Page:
The next lemma motivates the definition of Con(T).

Lemma 4.5.
LetLTbe an oriented link diagram, which contains a diagonally oriented tangle diagramT. Then,
(LT)=(TD)(L0)+(TN)(L).

Proof.
Note that 0N and D are split links and thus have Conway polynomial 0. By Theorem 4.4, for any oriented link diagram LT containing the diagonally oriented tangle T, the Conway polynomial ∇(LT) can be computed as a sum P(T)∇(L0) + Q(T)∇(L), where P(T),Q(T)Z[z] only depend on T. Recall that TN and TD are links containing T. If T is diagonally oriented, then there is an induced orientation on TN and TD. We have
(TD)=P(T)(0D)+Q(T)(0N)=P(T)1+Q(T)0=P(T)
and
(TN)=P(T)(D)+Q(T)(N)=P(T)0+Q(T)1=Q(T),
as desired.□

This lemma and the bracket vector definition in Ref. 8 indicate that it is useful to reduce a tangle diagram into a formal sum via a skein relation.

Definition 4.6.
LetLTbe an oriented link diagram, which contains a left-right oriented tangle diagramT. Then, ∇(LT) can be computed asp(T)∇(L0) + q(T)∇(L1) for some polynomialsp(T),q(T)Z[z]by Theorem 4.4. Define the Conway vector ofTto be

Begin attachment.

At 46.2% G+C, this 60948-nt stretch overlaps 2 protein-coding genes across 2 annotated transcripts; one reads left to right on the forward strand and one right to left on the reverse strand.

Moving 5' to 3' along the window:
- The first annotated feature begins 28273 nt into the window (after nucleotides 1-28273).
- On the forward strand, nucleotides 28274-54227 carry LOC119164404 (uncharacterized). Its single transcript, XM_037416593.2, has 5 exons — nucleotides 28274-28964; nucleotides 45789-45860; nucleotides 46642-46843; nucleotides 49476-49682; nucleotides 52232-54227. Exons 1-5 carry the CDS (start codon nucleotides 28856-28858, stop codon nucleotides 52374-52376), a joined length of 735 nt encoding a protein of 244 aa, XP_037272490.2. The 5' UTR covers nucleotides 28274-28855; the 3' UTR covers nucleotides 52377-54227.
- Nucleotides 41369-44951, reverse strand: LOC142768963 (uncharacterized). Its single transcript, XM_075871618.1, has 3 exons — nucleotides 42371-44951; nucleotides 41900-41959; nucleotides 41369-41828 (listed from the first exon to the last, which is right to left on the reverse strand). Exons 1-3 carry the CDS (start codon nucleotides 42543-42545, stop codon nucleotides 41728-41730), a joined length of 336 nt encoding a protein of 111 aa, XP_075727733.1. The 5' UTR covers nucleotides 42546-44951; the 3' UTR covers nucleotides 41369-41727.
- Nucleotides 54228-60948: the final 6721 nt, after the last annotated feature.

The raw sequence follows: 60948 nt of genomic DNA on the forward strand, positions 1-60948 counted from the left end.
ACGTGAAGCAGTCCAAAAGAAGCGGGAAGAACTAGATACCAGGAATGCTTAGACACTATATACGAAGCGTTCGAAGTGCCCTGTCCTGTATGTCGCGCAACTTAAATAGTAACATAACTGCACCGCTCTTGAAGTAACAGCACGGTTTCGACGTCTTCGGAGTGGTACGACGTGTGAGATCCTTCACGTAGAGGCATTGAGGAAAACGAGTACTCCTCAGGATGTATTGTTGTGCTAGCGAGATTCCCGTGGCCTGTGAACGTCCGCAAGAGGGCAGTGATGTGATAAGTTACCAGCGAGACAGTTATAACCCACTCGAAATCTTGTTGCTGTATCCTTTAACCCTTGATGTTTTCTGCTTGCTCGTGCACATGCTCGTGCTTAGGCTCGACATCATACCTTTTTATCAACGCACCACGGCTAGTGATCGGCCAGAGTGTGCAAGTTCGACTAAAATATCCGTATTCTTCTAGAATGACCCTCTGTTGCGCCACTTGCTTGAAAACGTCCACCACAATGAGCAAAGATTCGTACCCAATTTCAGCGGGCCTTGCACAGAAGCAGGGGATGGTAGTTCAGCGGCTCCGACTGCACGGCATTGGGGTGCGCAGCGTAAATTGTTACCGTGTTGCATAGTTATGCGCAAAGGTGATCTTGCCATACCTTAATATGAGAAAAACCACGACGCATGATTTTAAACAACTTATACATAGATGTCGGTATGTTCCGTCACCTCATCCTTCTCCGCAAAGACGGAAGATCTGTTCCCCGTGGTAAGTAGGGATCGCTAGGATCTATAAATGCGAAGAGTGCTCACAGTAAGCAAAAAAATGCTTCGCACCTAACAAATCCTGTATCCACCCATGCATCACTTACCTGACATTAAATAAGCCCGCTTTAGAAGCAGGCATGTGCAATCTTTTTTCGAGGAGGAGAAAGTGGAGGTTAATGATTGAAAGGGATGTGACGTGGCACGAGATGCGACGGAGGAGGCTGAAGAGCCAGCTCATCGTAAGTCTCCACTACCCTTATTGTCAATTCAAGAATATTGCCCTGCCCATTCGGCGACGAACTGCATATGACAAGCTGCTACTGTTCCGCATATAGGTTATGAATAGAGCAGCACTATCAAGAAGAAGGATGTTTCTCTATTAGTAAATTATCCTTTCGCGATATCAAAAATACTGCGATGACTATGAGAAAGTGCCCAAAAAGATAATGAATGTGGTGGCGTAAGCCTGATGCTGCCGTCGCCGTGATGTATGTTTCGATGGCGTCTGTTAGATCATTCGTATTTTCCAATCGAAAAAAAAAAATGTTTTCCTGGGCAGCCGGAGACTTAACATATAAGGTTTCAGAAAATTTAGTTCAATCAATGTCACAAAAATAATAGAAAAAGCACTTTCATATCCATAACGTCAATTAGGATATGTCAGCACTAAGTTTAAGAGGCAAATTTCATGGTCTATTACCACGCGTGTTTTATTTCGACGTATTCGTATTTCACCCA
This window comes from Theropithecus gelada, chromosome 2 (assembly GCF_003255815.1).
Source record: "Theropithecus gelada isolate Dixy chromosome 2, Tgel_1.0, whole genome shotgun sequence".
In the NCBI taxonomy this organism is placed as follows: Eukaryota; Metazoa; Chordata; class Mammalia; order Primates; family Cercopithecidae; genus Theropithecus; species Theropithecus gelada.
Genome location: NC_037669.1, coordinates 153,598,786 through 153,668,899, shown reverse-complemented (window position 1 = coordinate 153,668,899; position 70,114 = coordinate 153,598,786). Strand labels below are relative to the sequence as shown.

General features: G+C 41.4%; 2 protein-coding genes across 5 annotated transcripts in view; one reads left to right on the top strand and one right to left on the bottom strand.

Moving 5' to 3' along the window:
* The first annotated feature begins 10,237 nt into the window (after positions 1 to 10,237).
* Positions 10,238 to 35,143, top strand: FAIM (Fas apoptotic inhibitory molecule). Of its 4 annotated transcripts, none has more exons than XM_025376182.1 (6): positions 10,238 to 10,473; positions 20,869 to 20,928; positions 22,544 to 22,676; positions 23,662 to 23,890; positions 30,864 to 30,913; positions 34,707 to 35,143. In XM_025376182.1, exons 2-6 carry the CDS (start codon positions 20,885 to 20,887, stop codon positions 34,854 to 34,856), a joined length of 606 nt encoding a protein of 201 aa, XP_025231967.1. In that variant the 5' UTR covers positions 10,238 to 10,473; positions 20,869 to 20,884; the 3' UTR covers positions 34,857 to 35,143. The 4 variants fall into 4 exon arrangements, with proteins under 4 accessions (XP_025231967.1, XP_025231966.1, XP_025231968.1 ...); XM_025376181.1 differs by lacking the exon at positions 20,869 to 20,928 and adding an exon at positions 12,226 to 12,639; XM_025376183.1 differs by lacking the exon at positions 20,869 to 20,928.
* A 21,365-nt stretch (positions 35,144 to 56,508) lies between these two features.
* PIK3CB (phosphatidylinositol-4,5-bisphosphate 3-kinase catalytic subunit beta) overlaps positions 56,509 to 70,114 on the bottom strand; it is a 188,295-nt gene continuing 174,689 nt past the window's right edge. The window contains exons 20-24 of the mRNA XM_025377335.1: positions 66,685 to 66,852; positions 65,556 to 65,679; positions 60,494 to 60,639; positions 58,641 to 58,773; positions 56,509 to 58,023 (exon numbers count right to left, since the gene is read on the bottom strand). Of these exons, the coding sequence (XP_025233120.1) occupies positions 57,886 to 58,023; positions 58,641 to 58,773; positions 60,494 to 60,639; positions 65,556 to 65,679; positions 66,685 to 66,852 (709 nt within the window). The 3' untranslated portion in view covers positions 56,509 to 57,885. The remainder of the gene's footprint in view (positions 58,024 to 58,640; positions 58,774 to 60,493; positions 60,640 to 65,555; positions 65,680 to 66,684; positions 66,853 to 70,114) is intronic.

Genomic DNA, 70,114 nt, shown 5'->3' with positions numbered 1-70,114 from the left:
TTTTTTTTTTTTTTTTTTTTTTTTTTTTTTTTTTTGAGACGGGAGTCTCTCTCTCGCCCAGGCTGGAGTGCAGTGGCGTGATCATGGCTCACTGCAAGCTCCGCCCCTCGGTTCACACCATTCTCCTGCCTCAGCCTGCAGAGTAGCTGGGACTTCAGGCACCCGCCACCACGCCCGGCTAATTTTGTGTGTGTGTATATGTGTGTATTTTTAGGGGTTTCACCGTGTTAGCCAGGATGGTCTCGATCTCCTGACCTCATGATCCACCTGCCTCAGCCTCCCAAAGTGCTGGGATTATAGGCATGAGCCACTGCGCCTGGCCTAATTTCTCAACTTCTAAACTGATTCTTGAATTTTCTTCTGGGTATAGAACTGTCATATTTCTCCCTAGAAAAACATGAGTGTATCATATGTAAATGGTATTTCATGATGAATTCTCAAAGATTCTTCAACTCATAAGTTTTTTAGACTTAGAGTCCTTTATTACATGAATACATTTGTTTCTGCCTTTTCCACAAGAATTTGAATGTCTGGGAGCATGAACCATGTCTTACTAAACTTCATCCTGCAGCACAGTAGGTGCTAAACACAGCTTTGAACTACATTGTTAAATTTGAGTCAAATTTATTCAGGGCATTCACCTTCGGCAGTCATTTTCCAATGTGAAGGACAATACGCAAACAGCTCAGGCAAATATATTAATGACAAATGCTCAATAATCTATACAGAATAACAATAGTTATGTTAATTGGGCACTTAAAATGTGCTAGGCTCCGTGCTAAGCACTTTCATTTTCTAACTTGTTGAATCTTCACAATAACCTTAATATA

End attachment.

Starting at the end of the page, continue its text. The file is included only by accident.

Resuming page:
Con(T)=p(T)q(T)t.

Proposition 4.7.

LetTbe a left-right oriented tangle. Then, Con(T) is a well-defined invariant of isotopy classes of tangles. Explicitly, Con(T) = (∇((T − 1)N), ∇(TN)).

Proof.
We reduce TN and (T − 1)N using Theorem 4.4 since these are both oriented tangle diagrams containing T as a left-right oriented tangle diagram,
(TN)=p(T)(0N)+q(T)(1N)=p(T)0+q(T)1=q(T)
and
((T1)N)=p(T)((01)N)+q(T)((11)N)=p(T)1+q(T)0=p(T).
Then, if T is changed by an isotopy, ∇(TN) and ∇((T − 1)N) remain constant. Thus, Con(T) is defined for isotopy classes of tangles.□

Let L be a diagrammatic operator, which takes a single left-right oriented tangle T and yields an oriented link L(T). In particular, L(T) is an oriented link containing the tangle T in some ball. Applying Definition 4.6, we get that